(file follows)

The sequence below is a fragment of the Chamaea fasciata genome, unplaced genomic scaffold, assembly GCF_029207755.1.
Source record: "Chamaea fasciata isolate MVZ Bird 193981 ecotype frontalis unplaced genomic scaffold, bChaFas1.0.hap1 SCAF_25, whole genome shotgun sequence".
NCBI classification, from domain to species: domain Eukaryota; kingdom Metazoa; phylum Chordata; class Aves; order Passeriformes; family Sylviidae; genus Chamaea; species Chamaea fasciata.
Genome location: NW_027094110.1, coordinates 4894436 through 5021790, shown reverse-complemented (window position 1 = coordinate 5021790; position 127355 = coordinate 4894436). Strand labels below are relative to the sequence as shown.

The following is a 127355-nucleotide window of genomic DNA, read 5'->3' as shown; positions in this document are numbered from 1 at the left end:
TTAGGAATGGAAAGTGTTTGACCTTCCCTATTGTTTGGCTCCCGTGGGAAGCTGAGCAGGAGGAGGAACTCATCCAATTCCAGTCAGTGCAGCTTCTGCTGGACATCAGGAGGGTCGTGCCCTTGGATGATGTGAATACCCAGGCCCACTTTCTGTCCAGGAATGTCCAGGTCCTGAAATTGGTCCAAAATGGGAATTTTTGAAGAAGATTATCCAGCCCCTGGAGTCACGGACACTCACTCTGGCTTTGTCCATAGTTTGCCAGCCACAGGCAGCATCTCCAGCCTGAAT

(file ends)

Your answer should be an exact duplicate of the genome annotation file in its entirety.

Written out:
The sequence below is a fragment of the Chamaea fasciata genome, unplaced genomic scaffold, assembly GCF_029207755.1.
Source record: "Chamaea fasciata isolate MVZ Bird 193981 ecotype frontalis unplaced genomic scaffold, bChaFas1.0.hap1 SCAF_25, whole genome shotgun sequence".
NCBI classification, from domain to species: domain Eukaryota; kingdom Metazoa; phylum Chordata; class Aves; order Passeriformes; family Sylviidae; genus Chamaea; species Chamaea fasciata.
Genome location: NW_027094110.1, coordinates 4894436 through 5021790, shown reverse-complemented (window position 1 = coordinate 5021790; position 127355 = coordinate 4894436). Strand labels below are relative to the sequence as shown.

The following is a 127355-nucleotide window of genomic DNA, read 5'->3' as shown; positions in this document are numbered from 1 at the left end:
TTAGGAATGGAAAGTGTTTGACCTTCCCTATTGTTTGGCTCCCGTGGGAAGCTGAGCAGGAGGAGGAACTCATCCAATTCCAGTCAGTGCAGCTTCTGCTGGACATCAGGAGGGTCGTGCCCTTGGATGATGTGAATACCCAGGCCCACTTTCTGTCCAGGAATGTCCAGGTCCTGAAATTGGTCCAAAATGGGAATTTTTGAAGAAGATTATCCAGCCCCTGGAGTCACGGACACTCACTCTGGCTTTGTCCATAGTTTGCCAGCCACAGGCAGCATCTCCAGCCTGAAT